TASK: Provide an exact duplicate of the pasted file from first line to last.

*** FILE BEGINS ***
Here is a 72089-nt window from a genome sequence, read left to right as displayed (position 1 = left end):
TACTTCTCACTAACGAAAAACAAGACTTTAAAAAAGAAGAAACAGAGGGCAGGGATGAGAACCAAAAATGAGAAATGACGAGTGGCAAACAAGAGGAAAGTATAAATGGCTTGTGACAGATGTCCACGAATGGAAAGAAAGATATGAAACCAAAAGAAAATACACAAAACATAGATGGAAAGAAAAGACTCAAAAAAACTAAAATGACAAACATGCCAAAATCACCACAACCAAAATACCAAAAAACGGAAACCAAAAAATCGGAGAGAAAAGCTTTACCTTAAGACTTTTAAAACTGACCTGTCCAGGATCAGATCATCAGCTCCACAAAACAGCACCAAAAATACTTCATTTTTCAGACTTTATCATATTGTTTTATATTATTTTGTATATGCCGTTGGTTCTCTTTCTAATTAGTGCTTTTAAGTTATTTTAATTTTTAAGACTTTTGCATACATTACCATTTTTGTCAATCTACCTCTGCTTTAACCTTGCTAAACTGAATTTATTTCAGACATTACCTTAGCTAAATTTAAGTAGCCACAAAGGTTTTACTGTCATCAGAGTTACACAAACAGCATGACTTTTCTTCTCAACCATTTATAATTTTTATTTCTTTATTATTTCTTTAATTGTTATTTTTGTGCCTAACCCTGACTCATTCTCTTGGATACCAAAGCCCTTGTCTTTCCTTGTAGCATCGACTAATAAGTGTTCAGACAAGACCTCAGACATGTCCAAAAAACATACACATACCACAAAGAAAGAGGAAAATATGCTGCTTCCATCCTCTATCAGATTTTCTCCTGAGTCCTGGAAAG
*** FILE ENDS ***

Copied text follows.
Here is a 72089-nt window from a genome sequence, read left to right as displayed (position 1 = left end):
TACTTCTCACTAACGAAAAACAAGACTTTAAAAAAGAAGAAACAGAGGGCAGGGATGAGAACCAAAAATGAGAAATGACGAGTGGCAAACAAGAGGAAAGTATAAATGGCTTGTGACAGATGTCCACGAATGGAAAGAAAGATATGAAACCAAAAGAAAATACACAAAACATAGATGGAAAGAAAAGACTCAAAAAAACTAAAATGACAAACATGCCAAAATCACCACAACCAAAATACCAAAAAACGGAAACCAAAAAATCGGAGAGAAAAGCTTTACCTTAAGACTTTTAAAACTGACCTGTCCAGGATCAGATCATCAGCTCCACAAAACAGCACCAAAAATACTTCATTTTTCAGACTTTATCATATTGTTTTATATTATTTTGTATATGCCGTTGGTTCTCTTTCTAATTAGTGCTTTTAAGTTATTTTAATTTTTAAGACTTTTGCATACATTACCATTTTTGTCAATCTACCTCTGCTTTAACCTTGCTAAACTGAATTTATTTCAGACATTACCTTAGCTAAATTTAAGTAGCCACAAAGGTTTTACTGTCATCAGAGTTACACAAACAGCATGACTTTTCTTCTCAACCATTTATAATTTTTATTTCTTTATTATTTCTTTAATTGTTATTTTTGTGCCTAACCCTGACTCATTCTCTTGGATACCAAAGCCCTTGTCTTTCCTTGTAGCATCGACTAATAAGTGTTCAGACAAGACCTCAGACATGTCCAAAAAACATACACATACCACAAAGAAAGAGGAAAATATGCTGCTTCCATCCTCTATCAGATTTTCTCCTGAGTCCTGGAAAG